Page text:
ALBUM: Linkin Park – "A Thousand Suns"

Linkin Park’s latest release, A Thousand Suns, is an album that has truly divided opinion. On the one hand there are those who (perhaps foolishly, considering the material found on Minutes to Midnight) expected a nostalgic trip back to their youth with a Hybrid Theory/Meteora-esque nu-metal classic, and on the other, those who are happy to accept the band have moved on, or enjoy the album regardless.

The first thing that needs to be made clear with this album is that it’s not Hybrid Theory or Meteora. It’s not even Minutes to Midnight. However, more importantly, it isn’t trying to be. The band could have produced a substandard nu-metal album and it would have sold fantastically well and pleased a lot of people; but why create a substandard nu-metal album when you can move away from that sound and come out with something truly excellent? Not to say that an album of similar musical direction and quality to the first two is impossible, but let’s face it, it isn’t likely. Another important factor to consider here is that the band have stated that nu-metal isn’t really what they want to be creating; A Thousand Suns definitely is. It seems unlikely that a record label would ask the band to make such a drastic change to their sound considering how successful they had been previously, so it can be assumed that it’s entirely the band’s doing.

The album is crammed full of interludes, with just 9 of the 15 tracks qualifying as ‘proper’, full length songs. This does work well however; should you want to listen to a specific track you can do so without a potentially annoying introduction piece. Listening to the album in full, the interludes help it flow superbly and genuinely complement the songs which surround them. Not one of the interludes feels pointless or just ‘there for the sake of it’ as is so often the case when bands choose to use them. The songs themselves are also all fantastically written; we are treated with one of those rare albums where there is not one bad track.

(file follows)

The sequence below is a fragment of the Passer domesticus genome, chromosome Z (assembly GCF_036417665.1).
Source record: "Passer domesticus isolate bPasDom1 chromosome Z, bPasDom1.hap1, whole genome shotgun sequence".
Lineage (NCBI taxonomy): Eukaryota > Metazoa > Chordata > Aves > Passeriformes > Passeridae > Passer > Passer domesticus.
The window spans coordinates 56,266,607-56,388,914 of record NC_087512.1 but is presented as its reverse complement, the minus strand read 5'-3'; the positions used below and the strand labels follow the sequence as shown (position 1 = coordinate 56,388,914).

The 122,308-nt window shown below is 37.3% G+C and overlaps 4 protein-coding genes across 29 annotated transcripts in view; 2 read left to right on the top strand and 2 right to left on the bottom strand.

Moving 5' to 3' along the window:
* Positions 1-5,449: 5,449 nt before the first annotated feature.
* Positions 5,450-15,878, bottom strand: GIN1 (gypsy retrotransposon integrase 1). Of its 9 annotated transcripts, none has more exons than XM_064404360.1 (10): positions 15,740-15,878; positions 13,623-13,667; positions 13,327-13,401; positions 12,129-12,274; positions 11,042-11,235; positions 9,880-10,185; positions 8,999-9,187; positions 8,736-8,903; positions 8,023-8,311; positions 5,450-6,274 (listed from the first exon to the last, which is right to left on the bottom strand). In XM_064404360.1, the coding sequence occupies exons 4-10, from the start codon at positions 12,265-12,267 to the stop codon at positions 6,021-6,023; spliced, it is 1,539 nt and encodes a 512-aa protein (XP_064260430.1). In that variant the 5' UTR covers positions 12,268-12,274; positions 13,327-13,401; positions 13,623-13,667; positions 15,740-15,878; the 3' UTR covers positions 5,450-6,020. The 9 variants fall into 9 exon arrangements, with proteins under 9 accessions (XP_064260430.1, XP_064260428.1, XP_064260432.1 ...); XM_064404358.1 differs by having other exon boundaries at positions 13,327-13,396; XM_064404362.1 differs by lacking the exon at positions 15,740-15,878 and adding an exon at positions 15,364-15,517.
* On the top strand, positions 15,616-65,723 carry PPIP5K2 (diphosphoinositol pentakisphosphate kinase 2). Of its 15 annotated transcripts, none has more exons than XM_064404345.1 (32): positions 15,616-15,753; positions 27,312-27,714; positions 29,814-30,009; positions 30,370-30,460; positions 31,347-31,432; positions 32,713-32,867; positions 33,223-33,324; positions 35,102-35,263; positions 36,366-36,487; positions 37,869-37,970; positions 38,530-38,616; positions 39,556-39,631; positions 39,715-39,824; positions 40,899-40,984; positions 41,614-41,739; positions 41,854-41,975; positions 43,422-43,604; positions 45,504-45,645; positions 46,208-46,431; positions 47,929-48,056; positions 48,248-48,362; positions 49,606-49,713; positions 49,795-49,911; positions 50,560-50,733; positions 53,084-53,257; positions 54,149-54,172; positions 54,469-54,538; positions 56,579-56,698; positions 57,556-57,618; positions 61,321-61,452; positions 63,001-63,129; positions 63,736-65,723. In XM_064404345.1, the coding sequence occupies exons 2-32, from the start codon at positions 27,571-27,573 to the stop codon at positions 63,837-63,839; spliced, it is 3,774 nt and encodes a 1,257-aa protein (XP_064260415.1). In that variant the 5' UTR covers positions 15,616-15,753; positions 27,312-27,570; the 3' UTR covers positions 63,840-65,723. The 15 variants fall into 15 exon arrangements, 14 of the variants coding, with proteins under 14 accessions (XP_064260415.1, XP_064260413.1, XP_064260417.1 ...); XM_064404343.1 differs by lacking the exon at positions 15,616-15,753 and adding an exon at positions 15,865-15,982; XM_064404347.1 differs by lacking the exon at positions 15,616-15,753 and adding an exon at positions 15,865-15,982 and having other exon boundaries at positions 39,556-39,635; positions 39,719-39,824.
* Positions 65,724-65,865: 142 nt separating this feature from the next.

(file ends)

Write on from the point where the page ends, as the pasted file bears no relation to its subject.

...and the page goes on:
The wonderfully haunting-yet-soothing opener, “The Requiem”, is a beautiful start to the record, and whilst only a couple of minutes long and clearly meant as a simple introduction piece, holds up well as a song in its own right and is definitely worthy of multiple listens. Following a spoken word track, we’re introduced to the new Linkin Park in the form of “Burning In The Skies”. Whereas we’re used to a slow opening followed by a specific moment when the guitar and drums kick in, here the distinctive guitar sound is replaced almost entirely by synths, and the drums are far less prominent. This is continued throughout the album, the famous guitar-driven sound is almost entirely missing. There is, however, a lot of variety to be found, from the delightfully catchy, bouncy “When They Come For Me” to the softer “Robot Boy” and “Iridescent”; the latter in particular demonstrating an incredibly impressive performance by vocalist Bennington. “Blackout” and “Wretches and Kings” provide the first, and essentially only, examples of tracks that the aforementioned nostalgia-chasing fans might appreciate, however even these are nowhere near as heavy and forceful as the majority of their earlier material. Closing the album are the lead single “The Catalyst”, and “The Messenger”. The former contains a stunning build up throughout the first part of the song, leading to a synth section more akin to that of a Cascada track. The latter is a beautiful acoustic song and again Bennington shines with a moving vocal performance; it provides an excellent wind-down for the end of the album.

So is the album their best work yet? Not really, Hybrid Theory and Meteora still stand strongest in that respect; however this is such a drastic change from the first two albums that it almost seems stupid to compare them. In this case, approach the album as if it weren’t Linkin Park. Go into it with no expectation of their famous sound and you may be pleasantly surprised.